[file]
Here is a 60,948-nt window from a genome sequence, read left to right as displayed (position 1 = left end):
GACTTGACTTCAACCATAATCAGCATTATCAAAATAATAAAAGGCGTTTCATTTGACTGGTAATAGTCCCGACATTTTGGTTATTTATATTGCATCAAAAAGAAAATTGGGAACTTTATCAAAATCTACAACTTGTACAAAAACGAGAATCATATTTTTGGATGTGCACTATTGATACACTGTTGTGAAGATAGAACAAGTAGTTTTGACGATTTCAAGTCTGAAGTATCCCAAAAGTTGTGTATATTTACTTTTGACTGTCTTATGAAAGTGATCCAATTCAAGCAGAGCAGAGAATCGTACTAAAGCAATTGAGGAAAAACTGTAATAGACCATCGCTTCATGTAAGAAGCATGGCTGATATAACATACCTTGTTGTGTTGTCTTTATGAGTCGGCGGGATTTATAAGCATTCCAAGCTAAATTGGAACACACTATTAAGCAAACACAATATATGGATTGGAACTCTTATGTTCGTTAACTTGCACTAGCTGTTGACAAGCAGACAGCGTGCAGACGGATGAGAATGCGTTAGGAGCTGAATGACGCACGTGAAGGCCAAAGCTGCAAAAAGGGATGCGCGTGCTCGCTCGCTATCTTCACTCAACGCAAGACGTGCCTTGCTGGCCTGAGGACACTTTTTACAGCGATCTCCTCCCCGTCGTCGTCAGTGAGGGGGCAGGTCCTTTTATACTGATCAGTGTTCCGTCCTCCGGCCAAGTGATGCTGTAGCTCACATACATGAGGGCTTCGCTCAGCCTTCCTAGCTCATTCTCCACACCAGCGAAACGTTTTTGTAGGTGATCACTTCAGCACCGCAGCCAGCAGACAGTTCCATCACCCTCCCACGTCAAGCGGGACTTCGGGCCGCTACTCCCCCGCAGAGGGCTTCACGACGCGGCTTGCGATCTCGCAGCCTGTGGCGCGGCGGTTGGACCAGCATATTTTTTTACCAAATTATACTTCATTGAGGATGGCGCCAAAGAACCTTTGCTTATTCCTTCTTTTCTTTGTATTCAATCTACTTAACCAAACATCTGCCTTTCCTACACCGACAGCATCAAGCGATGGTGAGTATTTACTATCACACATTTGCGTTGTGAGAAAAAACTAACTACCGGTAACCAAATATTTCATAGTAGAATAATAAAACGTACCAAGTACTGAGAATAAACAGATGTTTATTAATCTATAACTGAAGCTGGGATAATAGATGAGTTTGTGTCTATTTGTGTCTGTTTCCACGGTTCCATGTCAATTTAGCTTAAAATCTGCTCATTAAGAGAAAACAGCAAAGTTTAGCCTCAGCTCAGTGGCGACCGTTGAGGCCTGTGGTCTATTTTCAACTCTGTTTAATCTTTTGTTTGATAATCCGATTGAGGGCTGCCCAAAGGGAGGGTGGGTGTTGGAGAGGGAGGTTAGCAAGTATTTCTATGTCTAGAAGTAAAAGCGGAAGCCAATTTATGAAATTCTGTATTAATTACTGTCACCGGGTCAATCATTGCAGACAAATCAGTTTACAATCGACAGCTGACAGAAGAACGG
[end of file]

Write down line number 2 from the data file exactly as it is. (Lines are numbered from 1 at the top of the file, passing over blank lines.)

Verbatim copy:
GACTTGACTTCAACCATAATCAGCATTATCAAAATAATAAAAGGCGTTTCATTTGACTGGTAATAGTCCCGACATTTTGGTTATTTATATTGCATCAAAAAGAAAATTGGGAACTTTATCAAAATCTACAACTTGTACAAAAACGAGAATCATATTTTTGGATGTGCACTATTGATACACTGTTGTGAAGATAGAACAAGTAGTTTTGACGATTTCAAGTCTGAAGTATCCCAAAAGTTGTGTATATTTACTTTTGACTGTCTTATGAAAGTGATCCAATTCAAGCAGAGCAGAGAATCGTACTAAAGCAATTGAGGAAAAACTGTAATAGACCATCGCTTCATGTAAGAAGCATGGCTGATATAACATACCTTGTTGTGTTGTCTTTATGAGTCGGCGGGATTTATAAGCATTCCAAGCTAAATTGGAACACACTATTAAGCAAACACAATATATGGATTGGAACTCTTATGTTCGTTAACTTGCACTAGCTGTTGACAAGCAGACAGCGTGCAGACGGATGAGAATGCGTTAGGAGCTGAATGACGCACGTGAAGGCCAAAGCTGCAAAAAGGGATGCGCGTGCTCGCTCGCTATCTTCACTCAACGCAAGACGTGCCTTGCTGGCCTGAGGACACTTTTTACAGCGATCTCCTCCCCGTCGTCGTCAGTGAGGGGGCAGGTCCTTTTATACTGATCAGTGTTCCGTCCTCCGGCCAAGTGATGCTGTAGCTCACATACATGAGGGCTTCGCTCAGCCTTCCTAGCTCATTCTCCACACCAGCGAAACGTTTTTGTAGGTGATCACTTCAGCACCGCAGCCAGCAGACAGTTCCATCACCCTCCCACGTCAAGCGGGACTTCGGGCCGCTACTCCCCCGCAGAGGGCTTCACGACGCGGCTTGCGATCTCGCAGCCTGTGGCGCGGCGGTTGGACCAGCATATTTTTTTACCAAATTATACTTCATTGAGGATGGCGCCAAAGAACCTTTGCTTATTCCTTCTTTTCTTTGTATTCAATCTACTTAACCAAACATCTGCCTTTCCTACACCGACAGCATCAAGCGATGGTGAGTATTTACTATCACACATTTGCGTTGTGAGAAAAAACTAACTACCGGTAACCAAATATTTCATAGTAGAATAATAAAACGTACCAAGTACTGAGAATAAACAGATGTTTATTAATCTATAACTGAAGCTGGGATAATAGATGAGTTTGTGTCTATTTGTGTCTGTTTCCACGGTTCCATGTCAATTTAGCTTAAAATCTGCTCATTAAGAGAAAACAGCAAAGTTTAGCCTCAGCTCAGTGGCGACCGTTGAGGCCTGTGGTCTATTTTCAACTCTGTTTAATCTTTTGTTTGATAATCCGATTGAGGGCTGCCCAAAGGGAGGGTGGGTGTTGGAGAGGGAGGTTAGCAAGTATTTCTATGTCTAGAAGTAAAAGCGGAAGCCAATTTATGAAATTCTGTATTAATTACTGTCACCGGGTCAATCATTGCAGACAAATCAGTTTACAATCGACAGCTGACAGAAGAACGG